Understanding people development goals and objectives (with examples)
Setting people development goals and objectives is a crucial leadership task that has real impacts on organisational performance. The right goals and objectives can inspire employees, lift capability and improve outputs. Alternatively, failing to set goals or a lack of clarity around goal creation can lead to team members feeling unmotivated or unsure about what’s expected of them.
So how can you:
- set effective people development goals
- ensure that your objectives of staff development are aligned with organisational needs
- capture areas for growth and capability improvements
- support your leaders
- keep your employees motivated and engaged in goal setting?
Goals and objectives are important to get right, so let’s explore the fundamentals.
What are people development goals?
Put simply people development goals are the outcomes or results that your team members are working towards. Goals should:
- inspire action
- lift capability
- be achievable
- be measurable
- align with strategic objectives.
What’s staff development?
Staff development is the process of undertaking organisational supported training, learning and development programs to learn new skills, upskill and improve expertise. These can be through formal and informal opportunities, and on-the-job training.
The objectives of staff development are generally focused on driving individual performance and engaging employees. Staff development plans often consider individual career goals and employee ambitions – in addition to organisational priorities. Staff development plans are a great starting point for your goal setting.
If you’re a regular reader of this blog you’ll know that employee coaching is one of the most powerful ways to shift behaviours (and performance) at work. This is because most of what we learn at work, we learn by doing, on the job. On-the-job coaching combined with effective goal setting is a particularly good way to maximise staff development plans. It helps to keep employees motivated and on track.
What is a good people development goal?
Goals should be developed with, or even by, team members. Goals are much more likely to be achieved if team members are involved in the process.
Effective development goals empower employees and are easily measured and monitored. SMART goals are those that are Specific, Measurable, Achievable, Results Oriented, Time-bound.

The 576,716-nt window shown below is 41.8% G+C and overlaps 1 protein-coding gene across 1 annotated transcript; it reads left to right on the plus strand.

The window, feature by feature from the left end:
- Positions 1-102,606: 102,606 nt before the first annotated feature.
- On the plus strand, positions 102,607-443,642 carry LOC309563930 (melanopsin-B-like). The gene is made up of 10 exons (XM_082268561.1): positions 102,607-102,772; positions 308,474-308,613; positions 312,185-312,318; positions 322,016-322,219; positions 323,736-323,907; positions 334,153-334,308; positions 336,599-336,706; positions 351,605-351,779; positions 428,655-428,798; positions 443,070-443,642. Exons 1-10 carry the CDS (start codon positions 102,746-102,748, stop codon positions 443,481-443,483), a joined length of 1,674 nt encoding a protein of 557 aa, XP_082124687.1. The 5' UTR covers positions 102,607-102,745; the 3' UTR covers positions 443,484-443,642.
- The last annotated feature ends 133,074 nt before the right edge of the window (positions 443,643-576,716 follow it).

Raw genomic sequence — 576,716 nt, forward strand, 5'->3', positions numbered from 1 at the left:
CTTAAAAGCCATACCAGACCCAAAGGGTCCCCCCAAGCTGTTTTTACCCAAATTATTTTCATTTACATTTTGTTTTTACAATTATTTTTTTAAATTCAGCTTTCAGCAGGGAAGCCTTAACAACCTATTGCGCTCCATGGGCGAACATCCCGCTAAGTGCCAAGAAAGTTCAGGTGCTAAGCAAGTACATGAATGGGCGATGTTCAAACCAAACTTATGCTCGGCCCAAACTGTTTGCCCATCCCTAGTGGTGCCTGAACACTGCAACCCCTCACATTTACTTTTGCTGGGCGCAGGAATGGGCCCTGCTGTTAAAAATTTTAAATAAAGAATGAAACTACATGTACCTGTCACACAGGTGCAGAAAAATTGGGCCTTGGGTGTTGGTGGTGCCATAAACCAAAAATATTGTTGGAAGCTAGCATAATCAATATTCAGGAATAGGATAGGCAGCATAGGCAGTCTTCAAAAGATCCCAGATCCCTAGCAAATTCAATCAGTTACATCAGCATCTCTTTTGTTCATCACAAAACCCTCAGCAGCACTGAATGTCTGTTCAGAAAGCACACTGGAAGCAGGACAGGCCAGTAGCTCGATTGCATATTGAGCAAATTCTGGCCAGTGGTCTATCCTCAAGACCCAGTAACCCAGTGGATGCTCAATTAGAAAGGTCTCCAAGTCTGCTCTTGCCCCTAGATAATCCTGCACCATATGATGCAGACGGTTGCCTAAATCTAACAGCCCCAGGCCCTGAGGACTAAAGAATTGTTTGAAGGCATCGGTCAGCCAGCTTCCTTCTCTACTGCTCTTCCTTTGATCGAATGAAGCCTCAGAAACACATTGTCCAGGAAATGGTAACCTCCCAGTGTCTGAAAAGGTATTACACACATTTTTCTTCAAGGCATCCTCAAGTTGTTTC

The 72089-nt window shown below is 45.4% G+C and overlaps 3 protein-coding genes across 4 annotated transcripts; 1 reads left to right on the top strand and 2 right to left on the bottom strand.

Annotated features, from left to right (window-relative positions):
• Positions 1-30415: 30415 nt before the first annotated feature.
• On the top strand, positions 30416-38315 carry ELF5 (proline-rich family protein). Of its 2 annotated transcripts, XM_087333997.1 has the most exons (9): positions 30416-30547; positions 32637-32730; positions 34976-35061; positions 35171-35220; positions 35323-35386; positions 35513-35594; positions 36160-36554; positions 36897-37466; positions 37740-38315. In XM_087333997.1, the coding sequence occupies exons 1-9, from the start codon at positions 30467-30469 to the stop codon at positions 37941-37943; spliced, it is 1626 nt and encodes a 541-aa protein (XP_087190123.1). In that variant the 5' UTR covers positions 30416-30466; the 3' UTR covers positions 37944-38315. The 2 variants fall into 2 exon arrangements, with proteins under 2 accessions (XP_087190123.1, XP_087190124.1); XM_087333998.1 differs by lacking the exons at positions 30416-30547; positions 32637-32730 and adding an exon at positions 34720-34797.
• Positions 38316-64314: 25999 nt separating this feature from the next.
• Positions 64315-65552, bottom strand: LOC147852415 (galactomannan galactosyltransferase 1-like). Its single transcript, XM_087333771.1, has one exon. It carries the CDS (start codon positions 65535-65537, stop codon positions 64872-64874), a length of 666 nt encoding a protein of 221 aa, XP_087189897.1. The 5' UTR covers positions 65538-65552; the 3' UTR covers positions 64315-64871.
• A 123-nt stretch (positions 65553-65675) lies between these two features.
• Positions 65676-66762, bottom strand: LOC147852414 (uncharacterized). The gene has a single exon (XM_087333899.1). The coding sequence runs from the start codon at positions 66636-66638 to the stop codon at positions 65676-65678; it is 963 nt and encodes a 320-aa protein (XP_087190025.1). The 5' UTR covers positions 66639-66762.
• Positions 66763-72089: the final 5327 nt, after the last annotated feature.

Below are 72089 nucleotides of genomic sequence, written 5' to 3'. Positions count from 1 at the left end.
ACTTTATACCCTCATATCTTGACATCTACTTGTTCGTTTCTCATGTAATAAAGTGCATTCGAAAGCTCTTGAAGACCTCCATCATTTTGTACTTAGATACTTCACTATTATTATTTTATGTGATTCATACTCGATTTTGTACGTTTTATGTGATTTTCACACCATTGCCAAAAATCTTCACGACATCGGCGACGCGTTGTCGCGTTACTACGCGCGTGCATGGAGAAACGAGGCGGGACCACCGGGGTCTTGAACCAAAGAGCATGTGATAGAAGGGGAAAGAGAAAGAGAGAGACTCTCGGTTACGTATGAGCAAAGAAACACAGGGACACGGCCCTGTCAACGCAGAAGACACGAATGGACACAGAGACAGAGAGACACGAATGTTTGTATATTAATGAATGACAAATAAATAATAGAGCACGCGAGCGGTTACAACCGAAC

Consider these components of well-formulated goals:
- Specific: What are you wanting to see change, for example is it a specific behaviour that will be demonstrated on a customer call?
- Measurable: The goal should be easy to measure For example, will it be self-reported by the employee in a coaching meeting or will you be observing the team member? Make sure you and your team member can determine how the team member is progressing.
- Achievable: Does your employee understand the goal? Is it using clear language? Making sure everyone is clear about what needs to be achieved and ensure the team member is comfortable they can achieve it.
- Results-Oriented: What metrics or business objectives should the behaviour drive and how will you track the performance? Every goal should clearly link to a result that needs to be achieved.
- Time-Bound: Ensure there is a clear “due by” date when the goal needs to be completed. Ideally, it should be no more than a week away.
Let’s explore an example of a development objective at work
A financial services company wants to retain market share. Across the organisation different teams are given KPIs including customer support.
Company vision: “Empower customers with choice.”
Company KPI: Retain 19% market share
Frontline customer support KPI: Lift to 65% customer retention
Charli has worked in the frontline team for 6 months and is keen to prove that they’re one of the top customer specialists. The team leader has observed that Charli needs to improve the conversations they’re having with customers and isn’t introducing specific talking points about products at a sufficient rate. Charli and their team leader agree that Charli is leaving it too late in conversations, so they set a goal to introduce the products earlier in conversations. They agree that Charli will make a note after each customer conversation and aim for a minimum of ten attempts. Charli will do this for a week and then have a discussion with their team leader once completed.
Charli’s objective: engage more customers in conversations about certain products to improve customer retention.
Charli’s SMART goal: Ask 10 customers each day over a 1 week period if they’ve heard of product ‘ABC’ within the first 45 seconds of a call.
Charli and their team leader will use YakTrak to record the goal and note how they’re tracking towards the goal.
Keeping your team engaged
It can be easy to get lost in day-to-day operational requirements. So how can you make sure that your team meets its KPIs or goals?
- Make goals meaningful – help your team understand where they fit in the bigger picture.
- Communicate KPIs and organisational objectives to your team – make sure your team knows why and how the KPIs will be achieved.
- Track performance – track how your team is performing and support them where there are capability gaps.
- Celebrate wins – make sure they are clear on what behaviours drove the results you are seeing. If they know which behaviour drives the right results, they will keep doing it
- Log the goals – make sure both you and your team member have real-time visibility over goals by using a system like YakTrak.
Chat with us to find out how you can use YakTrak to improve visibility over your employee coaching program.
Image by Hello I’m Nik from Unsplash